In the instant motion, Plaintiff contends that he is entitled to relief under Rule 60(b)(1) because of a "mistake" made by the Court in construing his complaint. Specifically, Plaintiff asserts that - not withstanding paragraph 47 of his complaint - the gravamen of his complaint is not that prison doctors failed to discover his fractured orbital area earlier, but that "when they did discover a fracture [in May 2007], they did nothing to see if this was the main cause of Plaintiff's pain and swelling in the left orbital area by getting an outside specialist . . . to get the proper diagnosis." See Plaintiff's Motion to Set Aside Judgment (Doc. 52) at pg. 8.
Rule 60(b) provides for relief from judgment for "mistake, inadvertence, surprise, or excusable neglect." FED.R.CIV.P. 60(b)(1). However, the reasons offered by a movant for setting aside a judgment under Rule 60(b) must be something that could not have been employed to obtain a reversal by direct appeal. See, e.g., Bell v. Eastman Kodak Co., 214 F.3d 798, 801 (7th Cir. 2000); Parke-Chapley Constr. Co. v. Cherrington, 865 F.2d 907, 915 (7th Cir. 1989) ("an appeal or motion for new trial, rather than a FRCP 60(b) motion, is the proper avenue to redress mistakes of law committed by the trial judge, as distinguished from clerical mistakes caused by inadvertence"); Swam v. United States, 327 F.2d 431, 433 (7th Cir.), cert. denied, 379 U.S. 852 (1964) (a belief that the Court was mistaken as a matter of law in dismissing the original petition does "not constitute the kind of mistake or inadvertence that comes within the ambit of rule 60(b).").
Plaintiff's assertion that the Court misconstrued the gist of his complaint and that his complaint does state an Eighth Amendment claim do not suggest clerical mistake. Instead, Plaintiff's arguments challenge the Court's application of the law to the facts alleged in the complaint. Plaintiff's challenge to this Court's Memorandum and Order dismissing his complaint could have been addressed in Plaintiff's direct appeal. Therefore, Plaintiff is not entitled to relief under Rule 60(b), and the instant motion should be denied.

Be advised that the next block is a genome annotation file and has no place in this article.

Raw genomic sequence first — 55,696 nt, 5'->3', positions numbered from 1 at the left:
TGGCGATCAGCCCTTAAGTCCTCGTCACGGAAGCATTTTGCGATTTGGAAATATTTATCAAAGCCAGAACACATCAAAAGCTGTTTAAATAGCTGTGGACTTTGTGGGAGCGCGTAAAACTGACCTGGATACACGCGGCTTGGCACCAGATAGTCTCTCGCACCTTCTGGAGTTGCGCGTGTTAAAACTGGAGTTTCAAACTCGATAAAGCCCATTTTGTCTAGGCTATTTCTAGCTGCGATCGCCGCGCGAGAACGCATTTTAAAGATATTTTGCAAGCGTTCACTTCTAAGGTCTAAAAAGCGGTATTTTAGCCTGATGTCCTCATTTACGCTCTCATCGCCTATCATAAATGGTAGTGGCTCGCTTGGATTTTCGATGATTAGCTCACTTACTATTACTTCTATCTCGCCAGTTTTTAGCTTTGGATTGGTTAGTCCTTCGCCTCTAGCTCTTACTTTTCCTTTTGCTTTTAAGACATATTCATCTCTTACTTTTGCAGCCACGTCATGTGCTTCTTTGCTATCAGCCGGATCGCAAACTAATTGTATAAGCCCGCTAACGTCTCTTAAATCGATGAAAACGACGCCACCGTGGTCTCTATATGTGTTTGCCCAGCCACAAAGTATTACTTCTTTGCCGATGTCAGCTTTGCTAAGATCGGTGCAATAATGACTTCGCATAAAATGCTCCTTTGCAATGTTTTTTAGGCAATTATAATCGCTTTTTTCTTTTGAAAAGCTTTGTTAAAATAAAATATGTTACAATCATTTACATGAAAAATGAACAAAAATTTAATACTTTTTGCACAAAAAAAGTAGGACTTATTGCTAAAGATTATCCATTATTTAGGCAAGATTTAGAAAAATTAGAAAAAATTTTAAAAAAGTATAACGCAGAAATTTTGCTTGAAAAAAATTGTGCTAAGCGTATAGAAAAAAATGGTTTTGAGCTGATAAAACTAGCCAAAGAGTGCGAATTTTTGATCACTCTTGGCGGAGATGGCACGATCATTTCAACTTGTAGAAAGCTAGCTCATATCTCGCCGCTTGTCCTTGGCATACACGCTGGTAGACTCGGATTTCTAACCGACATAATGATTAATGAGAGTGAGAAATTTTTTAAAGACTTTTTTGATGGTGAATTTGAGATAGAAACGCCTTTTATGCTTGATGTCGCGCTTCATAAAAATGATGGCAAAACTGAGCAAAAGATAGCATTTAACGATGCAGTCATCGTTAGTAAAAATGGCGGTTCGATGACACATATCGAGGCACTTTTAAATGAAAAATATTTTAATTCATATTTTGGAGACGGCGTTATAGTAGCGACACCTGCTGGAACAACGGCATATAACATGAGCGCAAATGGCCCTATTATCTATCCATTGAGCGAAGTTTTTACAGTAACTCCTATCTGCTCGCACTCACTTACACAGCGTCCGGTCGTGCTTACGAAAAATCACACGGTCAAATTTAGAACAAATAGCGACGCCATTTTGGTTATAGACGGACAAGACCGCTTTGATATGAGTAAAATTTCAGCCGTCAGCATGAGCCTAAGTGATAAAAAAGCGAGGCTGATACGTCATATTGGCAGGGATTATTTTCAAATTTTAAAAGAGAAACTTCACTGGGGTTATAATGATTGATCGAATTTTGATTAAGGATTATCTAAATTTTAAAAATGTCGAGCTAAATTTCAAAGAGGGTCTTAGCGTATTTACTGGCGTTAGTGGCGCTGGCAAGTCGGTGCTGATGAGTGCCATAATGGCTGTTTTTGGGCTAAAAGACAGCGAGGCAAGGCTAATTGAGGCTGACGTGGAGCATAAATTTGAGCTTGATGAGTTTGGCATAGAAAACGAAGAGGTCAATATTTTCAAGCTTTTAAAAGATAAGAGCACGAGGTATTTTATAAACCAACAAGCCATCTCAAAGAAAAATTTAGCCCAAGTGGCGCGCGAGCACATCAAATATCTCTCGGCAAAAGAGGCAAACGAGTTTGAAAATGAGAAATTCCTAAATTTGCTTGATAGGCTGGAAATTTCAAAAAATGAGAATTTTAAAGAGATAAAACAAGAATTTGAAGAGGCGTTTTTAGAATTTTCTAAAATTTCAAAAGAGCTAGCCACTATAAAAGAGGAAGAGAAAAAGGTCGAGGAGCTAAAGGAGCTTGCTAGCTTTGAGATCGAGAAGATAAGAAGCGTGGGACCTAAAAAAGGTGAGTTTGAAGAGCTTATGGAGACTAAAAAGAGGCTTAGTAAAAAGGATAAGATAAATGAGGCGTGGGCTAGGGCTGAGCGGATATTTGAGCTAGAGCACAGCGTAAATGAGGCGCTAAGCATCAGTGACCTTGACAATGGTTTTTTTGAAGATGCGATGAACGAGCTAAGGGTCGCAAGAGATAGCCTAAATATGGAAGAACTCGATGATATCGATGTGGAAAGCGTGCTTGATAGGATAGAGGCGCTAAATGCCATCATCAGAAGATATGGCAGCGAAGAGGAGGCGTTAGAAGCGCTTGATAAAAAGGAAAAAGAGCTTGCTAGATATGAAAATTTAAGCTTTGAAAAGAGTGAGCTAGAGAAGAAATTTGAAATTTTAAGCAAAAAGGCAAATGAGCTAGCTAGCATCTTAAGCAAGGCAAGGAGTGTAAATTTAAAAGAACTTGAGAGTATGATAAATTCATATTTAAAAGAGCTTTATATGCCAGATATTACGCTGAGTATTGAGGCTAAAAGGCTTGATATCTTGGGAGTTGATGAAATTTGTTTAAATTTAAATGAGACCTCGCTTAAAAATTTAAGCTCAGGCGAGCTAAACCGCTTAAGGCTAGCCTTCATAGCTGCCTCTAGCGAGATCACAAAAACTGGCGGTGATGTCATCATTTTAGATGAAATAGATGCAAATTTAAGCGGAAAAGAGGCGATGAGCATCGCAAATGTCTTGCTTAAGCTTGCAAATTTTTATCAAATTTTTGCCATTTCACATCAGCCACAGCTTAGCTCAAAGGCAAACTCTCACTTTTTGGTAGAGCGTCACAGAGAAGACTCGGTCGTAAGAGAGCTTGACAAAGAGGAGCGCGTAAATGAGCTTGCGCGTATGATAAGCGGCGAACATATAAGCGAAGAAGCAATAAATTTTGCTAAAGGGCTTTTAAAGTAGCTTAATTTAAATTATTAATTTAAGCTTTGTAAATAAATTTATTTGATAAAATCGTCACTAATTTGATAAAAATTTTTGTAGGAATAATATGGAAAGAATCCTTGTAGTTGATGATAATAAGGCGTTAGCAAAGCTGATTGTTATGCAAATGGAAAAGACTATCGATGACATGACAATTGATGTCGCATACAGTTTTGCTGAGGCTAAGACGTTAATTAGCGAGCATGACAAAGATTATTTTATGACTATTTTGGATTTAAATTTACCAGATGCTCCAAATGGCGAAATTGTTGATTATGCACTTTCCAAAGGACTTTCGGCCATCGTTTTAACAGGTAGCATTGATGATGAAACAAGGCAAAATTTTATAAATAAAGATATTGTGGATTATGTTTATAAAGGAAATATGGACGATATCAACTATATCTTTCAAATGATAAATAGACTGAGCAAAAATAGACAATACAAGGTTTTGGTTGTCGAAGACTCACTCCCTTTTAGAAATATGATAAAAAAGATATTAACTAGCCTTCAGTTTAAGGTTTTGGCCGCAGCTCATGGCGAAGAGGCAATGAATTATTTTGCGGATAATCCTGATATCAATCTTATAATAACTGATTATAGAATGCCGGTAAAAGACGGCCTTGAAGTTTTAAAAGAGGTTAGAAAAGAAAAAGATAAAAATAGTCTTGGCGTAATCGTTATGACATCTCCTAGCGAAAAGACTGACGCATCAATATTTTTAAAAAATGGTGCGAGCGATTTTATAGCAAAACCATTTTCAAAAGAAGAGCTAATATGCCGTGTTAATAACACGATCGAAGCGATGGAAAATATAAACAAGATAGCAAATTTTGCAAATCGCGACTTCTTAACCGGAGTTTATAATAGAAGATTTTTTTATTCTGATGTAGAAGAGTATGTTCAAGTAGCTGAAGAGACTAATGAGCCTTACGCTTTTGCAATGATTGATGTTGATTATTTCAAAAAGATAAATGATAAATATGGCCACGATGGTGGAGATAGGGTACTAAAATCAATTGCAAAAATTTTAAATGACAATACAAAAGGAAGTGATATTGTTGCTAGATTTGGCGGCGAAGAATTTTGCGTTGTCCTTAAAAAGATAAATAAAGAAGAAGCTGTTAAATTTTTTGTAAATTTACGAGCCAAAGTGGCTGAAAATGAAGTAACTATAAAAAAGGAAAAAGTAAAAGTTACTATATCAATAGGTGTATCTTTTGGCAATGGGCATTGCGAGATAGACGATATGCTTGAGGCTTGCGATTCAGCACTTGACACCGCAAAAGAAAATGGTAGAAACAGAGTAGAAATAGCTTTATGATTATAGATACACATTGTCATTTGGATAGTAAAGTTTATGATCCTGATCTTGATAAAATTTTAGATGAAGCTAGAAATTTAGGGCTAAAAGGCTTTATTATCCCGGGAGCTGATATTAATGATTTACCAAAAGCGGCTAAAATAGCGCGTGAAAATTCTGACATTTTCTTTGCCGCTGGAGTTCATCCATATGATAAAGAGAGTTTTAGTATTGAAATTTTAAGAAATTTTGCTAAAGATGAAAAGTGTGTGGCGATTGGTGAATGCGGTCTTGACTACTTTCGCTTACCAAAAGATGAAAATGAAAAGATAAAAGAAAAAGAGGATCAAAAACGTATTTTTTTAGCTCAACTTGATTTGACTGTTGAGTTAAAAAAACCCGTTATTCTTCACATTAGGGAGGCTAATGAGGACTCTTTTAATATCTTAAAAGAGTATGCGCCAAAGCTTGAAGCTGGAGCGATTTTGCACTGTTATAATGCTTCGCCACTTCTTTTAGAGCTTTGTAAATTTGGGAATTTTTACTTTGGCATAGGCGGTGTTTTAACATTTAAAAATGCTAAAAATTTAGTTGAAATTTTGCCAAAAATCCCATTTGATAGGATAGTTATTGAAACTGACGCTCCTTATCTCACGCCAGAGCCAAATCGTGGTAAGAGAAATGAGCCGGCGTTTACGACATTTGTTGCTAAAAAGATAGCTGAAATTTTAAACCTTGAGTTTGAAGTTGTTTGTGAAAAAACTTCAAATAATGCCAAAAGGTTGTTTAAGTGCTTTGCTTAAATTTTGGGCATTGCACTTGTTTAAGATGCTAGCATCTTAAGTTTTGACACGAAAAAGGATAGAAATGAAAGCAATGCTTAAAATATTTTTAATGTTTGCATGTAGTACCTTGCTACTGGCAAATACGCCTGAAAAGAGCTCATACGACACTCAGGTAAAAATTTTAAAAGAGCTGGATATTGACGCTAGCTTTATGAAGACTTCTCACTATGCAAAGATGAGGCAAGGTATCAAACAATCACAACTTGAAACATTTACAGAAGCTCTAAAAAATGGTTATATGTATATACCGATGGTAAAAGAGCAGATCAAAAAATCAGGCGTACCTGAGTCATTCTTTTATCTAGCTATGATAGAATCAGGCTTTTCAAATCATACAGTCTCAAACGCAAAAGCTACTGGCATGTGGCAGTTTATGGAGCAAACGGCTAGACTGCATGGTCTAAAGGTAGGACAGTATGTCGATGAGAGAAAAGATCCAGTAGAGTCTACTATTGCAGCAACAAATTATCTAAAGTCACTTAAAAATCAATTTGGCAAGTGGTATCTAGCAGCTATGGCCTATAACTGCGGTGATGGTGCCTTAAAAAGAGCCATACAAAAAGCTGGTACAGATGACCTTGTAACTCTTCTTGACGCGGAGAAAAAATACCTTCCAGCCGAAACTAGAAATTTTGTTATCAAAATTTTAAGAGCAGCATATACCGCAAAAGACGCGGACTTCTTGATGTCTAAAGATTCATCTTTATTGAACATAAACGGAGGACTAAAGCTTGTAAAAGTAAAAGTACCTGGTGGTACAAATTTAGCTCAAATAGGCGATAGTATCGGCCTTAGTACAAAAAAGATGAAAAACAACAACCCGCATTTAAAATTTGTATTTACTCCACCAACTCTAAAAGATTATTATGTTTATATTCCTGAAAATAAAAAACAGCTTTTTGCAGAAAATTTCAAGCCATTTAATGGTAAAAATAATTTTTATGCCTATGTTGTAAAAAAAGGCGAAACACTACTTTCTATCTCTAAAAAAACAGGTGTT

Even if Plaintiff's assertions could be raised in a Rule 60(b)(1) motion, however, the Court would still deny the instant motion. First, as noted above, Plaintiff's complaint did assert that he was seeking relief for the failure to discover and properly treat the "old fracture" before May 4, 2007.
Second, the complaint and attached exhibits reveal that even after May 4, 2007 - when the "old fracture" was discovered - Plaintiff still received medical care for the pain and swelling on the left side of his face. Furthermore, the complaint and attached exhibits indicate that while Plaintiff attributes his current pain and swelling to the "old fracture," prison doctors do not necessarily agree with Plaintiff's conclusions. While Plaintiff appears to assert that there is something that can still be done to "fix" his "old fracture, prison doctors disagree that there is anything that can be done at this point. Prison doctors may be wrong about whether Plaintiff's current condition can be traced to the "old fracture." Prison doctors may also be wrong about whether there is anything that can be done ...